Drugs for diabetes: part 2 sulphonylureas

Christopher J Smith, Miles Fisher, Gerard A McKay

Abstract

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September 2010 Br J Cardiol 2010;17:235-9

Contemporary coronary imaging from patient to plaque: part 3 cardiac computed tomography

Daniel R Obaid, Scott W Murray, Nick D Palmer, James H F Rudd

Abstract

Development of cardiac computed tomography The concept of ‘computerised transverse axial scanning’ was first demonstrated by Godfrey Hounsfield nearly 30 years ago.1 Initial computed tomography (CT) scanners required up to 300 seconds for the acquisition of a single image. With such poor temporal resolution they were only suitable for imaging static structures such as the brain.2 The coronary arteries move throughout the cardiac cycle, although their velocity decreases in diastole.3 This underlies the concept of ‘gating’ the scan with the electrocardiogram (ECG), so that data are acquired preferentially during diastole.4 The advent o

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May 2009 Br J Cardiol 2009;16:137–40

Early ambulation of patients post-angiography with femoral puncture

Olga Gillane, Michael Pollard

Abstract

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November 2008 Br J Cardiol 2008;15:312-15

Standby coronary angiography in elective patients with chest pain and the 18-week target: one solution to a national problem?

Daniel B McKenzie, Nicholas G Turner, Vikram Khanna, Runa Rahmat, Nick Curzen

Abstract

Introduction The National Health Service (NHS) Improvement Plan stated that by 2008 no one would wait longer than 18 weeks from GP referral to hospital treatment.1 This is, therefore, currently a key area of focus for the Department of Health and a major challenge for hospital trusts that provide cardiac services. ‘Chest pain’ is the most common indication for out-patient referral to cardiology. The delay between referral and out-patient review has been successfully reduced in our institution and across the UK by the rapid-access chest pain clinics (RACPC), with 96% of referrals nationwide being seen within two weeks.2 In this centre, up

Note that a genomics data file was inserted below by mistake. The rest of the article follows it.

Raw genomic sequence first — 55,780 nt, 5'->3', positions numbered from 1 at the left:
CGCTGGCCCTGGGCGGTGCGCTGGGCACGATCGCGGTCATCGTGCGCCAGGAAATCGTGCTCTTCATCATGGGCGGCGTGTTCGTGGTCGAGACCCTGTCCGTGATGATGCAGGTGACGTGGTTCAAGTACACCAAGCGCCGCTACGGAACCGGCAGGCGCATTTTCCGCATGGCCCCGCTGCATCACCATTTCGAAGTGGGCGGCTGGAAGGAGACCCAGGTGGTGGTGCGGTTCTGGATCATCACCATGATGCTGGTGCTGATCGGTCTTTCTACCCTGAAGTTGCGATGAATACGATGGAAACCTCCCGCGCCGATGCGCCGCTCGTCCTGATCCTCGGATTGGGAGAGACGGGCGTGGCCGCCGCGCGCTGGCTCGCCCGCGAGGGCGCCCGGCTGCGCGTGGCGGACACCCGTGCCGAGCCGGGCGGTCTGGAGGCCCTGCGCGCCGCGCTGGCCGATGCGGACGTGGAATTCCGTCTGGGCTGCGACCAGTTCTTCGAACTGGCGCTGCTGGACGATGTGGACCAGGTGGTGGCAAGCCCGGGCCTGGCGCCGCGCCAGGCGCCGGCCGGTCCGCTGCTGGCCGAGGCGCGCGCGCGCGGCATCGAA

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November 2007 Br J Cardiol 2007;14:289-92

Radiation during cardiovascular imaging

Ariel Roguin, Prashant Nair

Abstract

Introduction Several imaging modalities are available for the optimal management of patients with cardiovascular disease. When assessing any imaging technique, the radiation dose must be considered along with the value of the imaging technique. Coronary artery evaluation using multi-slice computed tomography (MSCT) was introduced recently, and this imaging modality is expected by some to become a major new player in the field of cardiac imaging. We hereby summarise the radiation doses associated with MSCT and other currently available cardiovascular imaging techniques. Ionising radiation in medicine The benefit to patients from the medical us

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May 2003 Br J Cardiol (Acute Interv Cardiol) 2003;10:AIC 56–AIC 58

Outcome of percutaneous coronary intervention in acute coronary syndromes: from clinical trials to clinical practice

Khaled Alfakih, Mike Robinson, Alistair Hall, James Mclenachan

Abstract